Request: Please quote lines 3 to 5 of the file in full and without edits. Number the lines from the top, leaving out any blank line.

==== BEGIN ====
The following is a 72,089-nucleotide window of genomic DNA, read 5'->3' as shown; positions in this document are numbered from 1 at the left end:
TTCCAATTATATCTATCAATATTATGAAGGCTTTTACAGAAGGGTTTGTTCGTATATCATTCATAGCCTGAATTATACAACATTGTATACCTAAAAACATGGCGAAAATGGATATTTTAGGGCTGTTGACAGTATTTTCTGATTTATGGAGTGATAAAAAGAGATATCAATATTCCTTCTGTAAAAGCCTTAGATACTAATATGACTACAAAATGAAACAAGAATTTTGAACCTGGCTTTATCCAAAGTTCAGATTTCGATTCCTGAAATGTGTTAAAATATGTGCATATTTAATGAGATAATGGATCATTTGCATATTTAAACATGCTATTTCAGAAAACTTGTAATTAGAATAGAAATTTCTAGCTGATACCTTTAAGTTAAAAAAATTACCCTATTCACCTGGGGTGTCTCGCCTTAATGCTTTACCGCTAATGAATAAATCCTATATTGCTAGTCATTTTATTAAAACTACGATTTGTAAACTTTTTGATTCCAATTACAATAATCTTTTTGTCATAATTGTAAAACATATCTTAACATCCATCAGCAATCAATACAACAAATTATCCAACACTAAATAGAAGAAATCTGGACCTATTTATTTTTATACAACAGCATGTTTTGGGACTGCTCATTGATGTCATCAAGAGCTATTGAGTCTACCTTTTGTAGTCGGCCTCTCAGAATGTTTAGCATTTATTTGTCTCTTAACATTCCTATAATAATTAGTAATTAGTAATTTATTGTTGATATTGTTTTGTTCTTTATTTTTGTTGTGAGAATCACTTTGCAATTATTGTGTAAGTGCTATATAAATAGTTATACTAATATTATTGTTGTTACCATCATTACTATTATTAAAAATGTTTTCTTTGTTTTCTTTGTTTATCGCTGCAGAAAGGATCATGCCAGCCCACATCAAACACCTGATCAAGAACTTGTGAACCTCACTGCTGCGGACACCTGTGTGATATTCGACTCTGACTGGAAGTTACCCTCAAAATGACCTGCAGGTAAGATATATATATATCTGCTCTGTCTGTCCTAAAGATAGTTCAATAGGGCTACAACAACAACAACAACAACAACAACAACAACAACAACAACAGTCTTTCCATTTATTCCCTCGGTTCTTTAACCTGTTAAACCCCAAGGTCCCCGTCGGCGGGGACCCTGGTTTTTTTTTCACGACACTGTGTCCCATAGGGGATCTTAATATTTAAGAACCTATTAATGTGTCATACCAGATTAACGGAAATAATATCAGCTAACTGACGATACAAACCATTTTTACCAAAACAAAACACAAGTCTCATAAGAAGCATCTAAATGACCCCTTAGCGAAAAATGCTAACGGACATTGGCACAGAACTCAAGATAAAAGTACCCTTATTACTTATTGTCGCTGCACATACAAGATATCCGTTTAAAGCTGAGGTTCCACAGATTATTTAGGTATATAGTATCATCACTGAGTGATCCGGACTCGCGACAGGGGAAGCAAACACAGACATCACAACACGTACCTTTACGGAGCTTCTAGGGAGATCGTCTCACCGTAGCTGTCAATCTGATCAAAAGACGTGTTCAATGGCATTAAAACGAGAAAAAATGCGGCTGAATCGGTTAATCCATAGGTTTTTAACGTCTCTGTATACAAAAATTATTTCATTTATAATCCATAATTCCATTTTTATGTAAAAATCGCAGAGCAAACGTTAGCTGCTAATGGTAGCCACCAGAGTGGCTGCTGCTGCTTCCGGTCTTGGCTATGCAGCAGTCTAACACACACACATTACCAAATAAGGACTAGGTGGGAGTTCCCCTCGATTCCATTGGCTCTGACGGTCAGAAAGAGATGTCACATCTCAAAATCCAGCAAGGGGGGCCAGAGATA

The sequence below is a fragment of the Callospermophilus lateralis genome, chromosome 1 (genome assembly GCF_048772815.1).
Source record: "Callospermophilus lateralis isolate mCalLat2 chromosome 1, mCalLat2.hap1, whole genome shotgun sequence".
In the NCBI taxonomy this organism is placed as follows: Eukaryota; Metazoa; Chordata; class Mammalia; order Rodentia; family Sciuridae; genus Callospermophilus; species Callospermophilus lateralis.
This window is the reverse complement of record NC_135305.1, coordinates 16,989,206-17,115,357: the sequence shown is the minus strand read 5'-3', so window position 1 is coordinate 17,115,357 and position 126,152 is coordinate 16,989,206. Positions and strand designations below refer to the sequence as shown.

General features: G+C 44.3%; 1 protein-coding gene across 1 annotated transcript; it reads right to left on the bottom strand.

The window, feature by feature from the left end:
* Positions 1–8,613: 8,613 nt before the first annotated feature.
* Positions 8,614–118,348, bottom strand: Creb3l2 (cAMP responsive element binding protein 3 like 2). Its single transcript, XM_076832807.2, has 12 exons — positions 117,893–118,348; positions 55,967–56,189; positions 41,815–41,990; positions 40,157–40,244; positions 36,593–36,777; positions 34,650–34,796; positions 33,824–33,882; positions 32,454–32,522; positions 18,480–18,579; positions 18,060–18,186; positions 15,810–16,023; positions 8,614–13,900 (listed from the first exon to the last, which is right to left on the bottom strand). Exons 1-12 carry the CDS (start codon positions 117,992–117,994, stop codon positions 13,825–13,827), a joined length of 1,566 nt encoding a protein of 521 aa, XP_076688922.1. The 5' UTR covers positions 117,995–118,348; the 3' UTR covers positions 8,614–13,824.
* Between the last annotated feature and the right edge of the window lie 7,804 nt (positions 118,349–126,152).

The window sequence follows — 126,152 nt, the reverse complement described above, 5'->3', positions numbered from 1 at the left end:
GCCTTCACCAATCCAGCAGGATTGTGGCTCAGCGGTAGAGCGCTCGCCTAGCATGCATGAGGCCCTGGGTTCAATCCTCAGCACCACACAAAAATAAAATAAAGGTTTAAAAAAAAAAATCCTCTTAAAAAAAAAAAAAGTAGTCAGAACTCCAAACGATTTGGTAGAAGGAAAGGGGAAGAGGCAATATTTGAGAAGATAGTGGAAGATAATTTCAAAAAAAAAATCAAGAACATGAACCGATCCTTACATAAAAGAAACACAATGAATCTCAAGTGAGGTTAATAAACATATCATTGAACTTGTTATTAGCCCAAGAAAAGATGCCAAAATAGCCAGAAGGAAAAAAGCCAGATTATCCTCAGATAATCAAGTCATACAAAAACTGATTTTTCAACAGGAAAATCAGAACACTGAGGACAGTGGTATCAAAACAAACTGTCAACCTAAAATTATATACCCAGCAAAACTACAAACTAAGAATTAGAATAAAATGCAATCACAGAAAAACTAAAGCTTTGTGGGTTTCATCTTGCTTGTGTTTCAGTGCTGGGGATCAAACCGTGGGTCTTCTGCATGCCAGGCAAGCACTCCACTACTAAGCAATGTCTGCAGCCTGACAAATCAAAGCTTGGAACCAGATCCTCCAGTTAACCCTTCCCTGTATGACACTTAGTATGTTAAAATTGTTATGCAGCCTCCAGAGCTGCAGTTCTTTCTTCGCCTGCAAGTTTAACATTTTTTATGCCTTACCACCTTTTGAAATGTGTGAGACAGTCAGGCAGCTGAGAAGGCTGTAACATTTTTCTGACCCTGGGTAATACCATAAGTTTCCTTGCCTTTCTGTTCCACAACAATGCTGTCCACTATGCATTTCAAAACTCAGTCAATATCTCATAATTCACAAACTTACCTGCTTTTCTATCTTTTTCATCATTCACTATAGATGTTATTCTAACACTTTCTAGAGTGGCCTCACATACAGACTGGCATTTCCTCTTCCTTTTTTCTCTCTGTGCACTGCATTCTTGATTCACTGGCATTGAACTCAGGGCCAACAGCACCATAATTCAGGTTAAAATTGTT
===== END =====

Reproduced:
The sequence below is a fragment of the Callospermophilus lateralis genome, chromosome 1 (genome assembly GCF_048772815.1).
Source record: "Callospermophilus lateralis isolate mCalLat2 chromosome 1, mCalLat2.hap1, whole genome shotgun sequence".
In the NCBI taxonomy this organism is placed as follows: Eukaryota; Metazoa; Chordata; class Mammalia; order Rodentia; family Sciuridae; genus Callospermophilus; species Callospermophilus lateralis.